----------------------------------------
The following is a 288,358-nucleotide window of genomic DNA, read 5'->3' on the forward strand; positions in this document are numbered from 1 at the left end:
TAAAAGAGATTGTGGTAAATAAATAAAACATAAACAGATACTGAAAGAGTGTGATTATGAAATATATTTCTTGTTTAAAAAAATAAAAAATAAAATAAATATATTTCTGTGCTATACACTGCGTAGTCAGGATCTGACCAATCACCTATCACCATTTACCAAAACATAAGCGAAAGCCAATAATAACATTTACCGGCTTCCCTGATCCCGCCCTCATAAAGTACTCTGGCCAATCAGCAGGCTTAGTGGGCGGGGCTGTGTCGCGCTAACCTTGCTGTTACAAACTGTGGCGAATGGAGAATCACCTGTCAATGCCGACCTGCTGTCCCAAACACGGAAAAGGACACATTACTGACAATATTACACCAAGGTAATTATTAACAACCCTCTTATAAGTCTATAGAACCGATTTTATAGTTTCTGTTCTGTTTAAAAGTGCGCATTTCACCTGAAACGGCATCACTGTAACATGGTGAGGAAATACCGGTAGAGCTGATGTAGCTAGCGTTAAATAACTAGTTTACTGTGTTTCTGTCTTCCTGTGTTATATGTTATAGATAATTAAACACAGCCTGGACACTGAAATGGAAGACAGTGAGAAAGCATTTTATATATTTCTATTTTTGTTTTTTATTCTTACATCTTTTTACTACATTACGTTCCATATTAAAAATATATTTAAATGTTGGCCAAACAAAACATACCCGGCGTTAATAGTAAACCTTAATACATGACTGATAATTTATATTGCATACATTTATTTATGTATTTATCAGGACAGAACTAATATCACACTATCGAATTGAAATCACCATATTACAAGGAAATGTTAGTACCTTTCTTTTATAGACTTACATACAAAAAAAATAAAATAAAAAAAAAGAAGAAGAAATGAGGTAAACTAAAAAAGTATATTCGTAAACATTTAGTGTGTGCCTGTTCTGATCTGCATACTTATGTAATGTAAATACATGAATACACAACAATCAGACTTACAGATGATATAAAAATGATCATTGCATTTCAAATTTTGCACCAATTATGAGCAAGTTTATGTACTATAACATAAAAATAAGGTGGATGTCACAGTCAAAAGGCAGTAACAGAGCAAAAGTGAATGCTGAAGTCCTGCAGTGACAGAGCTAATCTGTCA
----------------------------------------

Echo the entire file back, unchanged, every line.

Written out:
The following is a 288,358-nucleotide window of genomic DNA, read 5'->3' on the forward strand; positions in this document are numbered from 1 at the left end:
TAAAAGAGATTGTGGTAAATAAATAAAACATAAACAGATACTGAAAGAGTGTGATTATGAAATATATTTCTTGTTTAAAAAAATAAAAAATAAAATAAATATATTTCTGTGCTATACACTGCGTAGTCAGGATCTGACCAATCACCTATCACCATTTACCAAAACATAAGCGAAAGCCAATAATAACATTTACCGGCTTCCCTGATCCCGCCCTCATAAAGTACTCTGGCCAATCAGCAGGCTTAGTGGGCGGGGCTGTGTCGCGCTAACCTTGCTGTTACAAACTGTGGCGAATGGAGAATCACCTGTCAATGCCGACCTGCTGTCCCAAACACGGAAAAGGACACATTACTGACAATATTACACCAAGGTAATTATTAACAACCCTCTTATAAGTCTATAGAACCGATTTTATAGTTTCTGTTCTGTTTAAAAGTGCGCATTTCACCTGAAACGGCATCACTGTAACATGGTGAGGAAATACCGGTAGAGCTGATGTAGCTAGCGTTAAATAACTAGTTTACTGTGTTTCTGTCTTCCTGTGTTATATGTTATAGATAATTAAACACAGCCTGGACACTGAAATGGAAGACAGTGAGAAAGCATTTTATATATTTCTATTTTTGTTTTTTATTCTTACATCTTTTTACTACATTACGTTCCATATTAAAAATATATTTAAATGTTGGCCAAACAAAACATACCCGGCGTTAATAGTAAACCTTAATACATGACTGATAATTTATATTGCATACATTTATTTATGTATTTATCAGGACAGAACTAATATCACACTATCGAATTGAAATCACCATATTACAAGGAAATGTTAGTACCTTTCTTTTATAGACTTACATACAAAAAAAATAAAATAAAAAAAAAGAAGAAGAAATGAGGTAAACTAAAAAAGTATATTCGTAAACATTTAGTGTGTGCCTGTTCTGATCTGCATACTTATGTAATGTAAATACATGAATACACAACAATCAGACTTACAGATGATATAAAAATGATCATTGCATTTCAAATTTTGCACCAATTATGAGCAAGTTTATGTACTATAACATAAAAATAAGGTGGATGTCACAGTCAAAAGGCAGTAACAGAGCAAAAGTGAATGCTGAAGTCCTGCAGTGACAGAGCTAATCTGTCA